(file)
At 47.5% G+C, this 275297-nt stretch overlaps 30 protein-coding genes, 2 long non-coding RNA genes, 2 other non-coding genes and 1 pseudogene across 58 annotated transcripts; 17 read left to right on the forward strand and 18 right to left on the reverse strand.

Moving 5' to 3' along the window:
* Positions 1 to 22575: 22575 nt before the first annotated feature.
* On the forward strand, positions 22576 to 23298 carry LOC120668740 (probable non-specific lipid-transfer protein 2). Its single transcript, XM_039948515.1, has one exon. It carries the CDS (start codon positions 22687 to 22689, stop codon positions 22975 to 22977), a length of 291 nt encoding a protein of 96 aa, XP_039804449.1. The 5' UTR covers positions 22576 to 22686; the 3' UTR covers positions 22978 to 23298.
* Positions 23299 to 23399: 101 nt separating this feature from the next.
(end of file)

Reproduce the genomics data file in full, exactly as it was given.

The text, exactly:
At 47.5% G+C, this 275297-nt stretch overlaps 30 protein-coding genes, 2 long non-coding RNA genes, 2 other non-coding genes and 1 pseudogene across 58 annotated transcripts; 17 read left to right on the forward strand and 18 right to left on the reverse strand.

Moving 5' to 3' along the window:
* Positions 1 to 22575: 22575 nt before the first annotated feature.
* On the forward strand, positions 22576 to 23298 carry LOC120668740 (probable non-specific lipid-transfer protein 2). Its single transcript, XM_039948515.1, has one exon. It carries the CDS (start codon positions 22687 to 22689, stop codon positions 22975 to 22977), a length of 291 nt encoding a protein of 96 aa, XP_039804449.1. The 5' UTR covers positions 22576 to 22686; the 3' UTR covers positions 22978 to 23298.
* Positions 23299 to 23399: 101 nt separating this feature from the next.